Saudi Arabia's recent announcement that it plans to build 16 large reactors by 2030 may have seemed incongruous in the wake of the Fukushima crisis. In fact, it actually buttresses the Middle East's current trajectory as a major future market for nuclear energy and underscores the continuing attractiveness of nuclear power for industrially underdeveloped economies. Moreover, given the sheer size of the plan -- well more than $100 billion will go to the reactors alone -- Riyadh is in a position to set terms and use the project to enhance new partnerships while balancing old ones.
The kingdom's interest in nuclear energy is often traced to its rivalry for regional leadership with Iran and Riyadh's unwillingness to be outstripped by Tehran's nuclear prowess. But Saudi nuclear ambitions crystallized in the run-up to the 2009 Copenhagen Summit, when it realized that global efforts to control climate change could end up punishing countries that put off including noncarbon-based energy sources in their power portfolios. In April 2010, King Abdullah issued a royal decree stating, "The development of atomic energy is essential to meet the kingdom's growing requirements for energy to generate electricity, produce desalinated water and reduce reliance on depleting hydrocarbon resources." Left unsaid is that those depleting hydrocarbon resources would be put to better use generating export revenue to facilitate the modernization of the Saudi economy rather than meeting the kingdom's growing domestic electricity requirements. Saudi Arabia is at present experiencing 6-8 percent annual growth in electricity demand and will need to put in place 60,000 megawatts of new capacity by 2020.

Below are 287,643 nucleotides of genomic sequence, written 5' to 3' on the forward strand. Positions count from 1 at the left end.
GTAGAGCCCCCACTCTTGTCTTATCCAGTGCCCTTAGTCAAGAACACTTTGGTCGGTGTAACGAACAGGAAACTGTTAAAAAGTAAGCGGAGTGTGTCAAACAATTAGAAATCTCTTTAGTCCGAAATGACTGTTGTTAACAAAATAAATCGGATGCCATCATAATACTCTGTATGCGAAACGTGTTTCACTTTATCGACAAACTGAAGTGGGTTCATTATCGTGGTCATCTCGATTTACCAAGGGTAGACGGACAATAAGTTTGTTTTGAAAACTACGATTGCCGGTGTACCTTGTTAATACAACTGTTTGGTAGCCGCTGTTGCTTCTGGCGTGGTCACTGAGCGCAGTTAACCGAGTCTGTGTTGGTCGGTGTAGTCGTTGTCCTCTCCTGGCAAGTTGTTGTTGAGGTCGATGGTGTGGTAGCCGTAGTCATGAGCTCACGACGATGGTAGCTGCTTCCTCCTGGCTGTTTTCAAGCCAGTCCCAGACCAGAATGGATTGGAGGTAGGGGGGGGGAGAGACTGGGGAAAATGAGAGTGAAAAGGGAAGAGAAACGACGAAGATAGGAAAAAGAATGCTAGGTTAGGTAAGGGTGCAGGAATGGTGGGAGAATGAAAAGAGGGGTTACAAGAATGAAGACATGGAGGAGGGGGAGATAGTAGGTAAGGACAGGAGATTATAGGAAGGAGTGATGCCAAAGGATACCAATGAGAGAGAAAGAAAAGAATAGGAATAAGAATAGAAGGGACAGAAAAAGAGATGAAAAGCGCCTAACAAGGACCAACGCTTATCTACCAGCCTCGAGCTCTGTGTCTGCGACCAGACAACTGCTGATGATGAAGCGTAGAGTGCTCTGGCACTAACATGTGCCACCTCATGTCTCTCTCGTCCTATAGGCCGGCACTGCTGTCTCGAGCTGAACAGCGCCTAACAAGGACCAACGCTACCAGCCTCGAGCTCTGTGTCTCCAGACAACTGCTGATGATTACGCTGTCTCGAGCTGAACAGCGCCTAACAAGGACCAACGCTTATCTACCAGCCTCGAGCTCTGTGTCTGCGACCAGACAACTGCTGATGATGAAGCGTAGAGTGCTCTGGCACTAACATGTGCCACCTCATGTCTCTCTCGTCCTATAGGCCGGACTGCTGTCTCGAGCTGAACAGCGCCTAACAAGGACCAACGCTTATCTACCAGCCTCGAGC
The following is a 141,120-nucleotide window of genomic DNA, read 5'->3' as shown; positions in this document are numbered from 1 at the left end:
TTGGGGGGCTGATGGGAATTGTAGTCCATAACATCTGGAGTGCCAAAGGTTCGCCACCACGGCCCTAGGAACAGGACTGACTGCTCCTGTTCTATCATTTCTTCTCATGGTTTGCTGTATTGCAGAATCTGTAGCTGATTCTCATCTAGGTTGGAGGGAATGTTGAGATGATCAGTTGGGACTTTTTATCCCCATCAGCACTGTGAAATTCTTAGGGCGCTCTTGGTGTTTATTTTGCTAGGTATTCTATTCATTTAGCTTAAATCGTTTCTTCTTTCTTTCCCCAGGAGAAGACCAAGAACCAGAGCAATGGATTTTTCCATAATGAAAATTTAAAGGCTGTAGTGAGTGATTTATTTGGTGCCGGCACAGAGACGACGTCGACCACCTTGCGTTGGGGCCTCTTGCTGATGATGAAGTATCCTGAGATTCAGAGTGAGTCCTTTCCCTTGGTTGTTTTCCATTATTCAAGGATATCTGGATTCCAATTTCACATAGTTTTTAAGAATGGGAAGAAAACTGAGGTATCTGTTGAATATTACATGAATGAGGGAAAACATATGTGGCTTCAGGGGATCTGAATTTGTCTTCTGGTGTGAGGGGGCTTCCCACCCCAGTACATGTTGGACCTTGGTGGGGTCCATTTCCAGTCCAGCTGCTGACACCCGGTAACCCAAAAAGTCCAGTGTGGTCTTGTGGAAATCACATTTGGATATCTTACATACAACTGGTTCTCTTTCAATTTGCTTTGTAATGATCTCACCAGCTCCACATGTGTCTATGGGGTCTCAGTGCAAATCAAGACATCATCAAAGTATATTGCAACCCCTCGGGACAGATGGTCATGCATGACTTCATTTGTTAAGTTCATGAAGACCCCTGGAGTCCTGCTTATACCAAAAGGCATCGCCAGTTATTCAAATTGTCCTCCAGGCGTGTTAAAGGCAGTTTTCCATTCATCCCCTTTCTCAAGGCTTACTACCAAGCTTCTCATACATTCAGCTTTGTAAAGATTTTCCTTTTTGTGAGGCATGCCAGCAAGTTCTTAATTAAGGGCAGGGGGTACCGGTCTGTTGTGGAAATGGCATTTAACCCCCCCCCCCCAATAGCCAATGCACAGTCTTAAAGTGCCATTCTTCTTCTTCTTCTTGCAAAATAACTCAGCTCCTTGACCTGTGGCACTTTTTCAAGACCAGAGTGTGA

In that context, nuclear energy forms a key component of Riyadh's strategy to transition its economy from primary production to industrial maturity. Nuclear plants generate electricity with lower marginal costs than oil or gas and can do so, uninterrupted, for very long periods of time, making them highly attractive for powering energy-intensive industrial and commercial activities. They are also currently the only viable non-greenhouse gas-emitting alternative to coal in this role. Moreover, nuclear continues to be an attractive sector for investment for countries looking to augment their scientific-industrial base, since it draws upon a vast array of commercial technologies that can boost domestic development simultaneously. Saudi Arabia is no exception in this regard.